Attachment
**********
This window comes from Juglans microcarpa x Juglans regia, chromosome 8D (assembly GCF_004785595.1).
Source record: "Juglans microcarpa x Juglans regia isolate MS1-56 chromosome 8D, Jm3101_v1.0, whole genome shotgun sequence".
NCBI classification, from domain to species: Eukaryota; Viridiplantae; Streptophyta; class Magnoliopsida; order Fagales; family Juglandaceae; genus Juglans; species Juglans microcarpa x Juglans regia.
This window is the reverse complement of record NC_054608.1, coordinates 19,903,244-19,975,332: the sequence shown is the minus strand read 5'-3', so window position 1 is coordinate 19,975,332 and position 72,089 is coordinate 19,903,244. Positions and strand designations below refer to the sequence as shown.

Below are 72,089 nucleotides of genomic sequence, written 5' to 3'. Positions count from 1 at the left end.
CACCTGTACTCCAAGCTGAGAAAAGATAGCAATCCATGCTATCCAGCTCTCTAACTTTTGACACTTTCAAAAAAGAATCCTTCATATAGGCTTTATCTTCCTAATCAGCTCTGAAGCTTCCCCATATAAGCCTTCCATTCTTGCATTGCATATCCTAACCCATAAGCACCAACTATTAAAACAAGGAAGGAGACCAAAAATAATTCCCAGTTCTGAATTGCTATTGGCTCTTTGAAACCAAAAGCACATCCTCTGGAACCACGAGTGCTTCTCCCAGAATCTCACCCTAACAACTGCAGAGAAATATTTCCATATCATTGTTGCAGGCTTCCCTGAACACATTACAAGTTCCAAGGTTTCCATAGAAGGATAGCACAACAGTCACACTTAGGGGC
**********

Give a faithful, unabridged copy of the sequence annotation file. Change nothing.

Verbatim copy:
This window comes from Juglans microcarpa x Juglans regia, chromosome 8D (assembly GCF_004785595.1).
Source record: "Juglans microcarpa x Juglans regia isolate MS1-56 chromosome 8D, Jm3101_v1.0, whole genome shotgun sequence".
NCBI classification, from domain to species: Eukaryota; Viridiplantae; Streptophyta; class Magnoliopsida; order Fagales; family Juglandaceae; genus Juglans; species Juglans microcarpa x Juglans regia.
This window is the reverse complement of record NC_054608.1, coordinates 19,903,244-19,975,332: the sequence shown is the minus strand read 5'-3', so window position 1 is coordinate 19,975,332 and position 72,089 is coordinate 19,903,244. Positions and strand designations below refer to the sequence as shown.

Below are 72,089 nucleotides of genomic sequence, written 5' to 3'. Positions count from 1 at the left end.
CACCTGTACTCCAAGCTGAGAAAAGATAGCAATCCATGCTATCCAGCTCTCTAACTTTTGACACTTTCAAAAAAGAATCCTTCATATAGGCTTTATCTTCCTAATCAGCTCTGAAGCTTCCCCATATAAGCCTTCCATTCTTGCATTGCATATCCTAACCCATAAGCACCAACTATTAAAACAAGGAAGGAGACCAAAAATAATTCCCAGTTCTGAATTGCTATTGGCTCTTTGAAACCAAAAGCACATCCTCTGGAACCACGAGTGCTTCTCCCAGAATCTCACCCTAACAACTGCAGAGAAATATTTCCATATCATTGTTGCAGGCTTCCCTGAACACATTACAAGTTCCAAGGTTTCCATAGAAGGATAGCACAACAGTCACACTTAGGGGC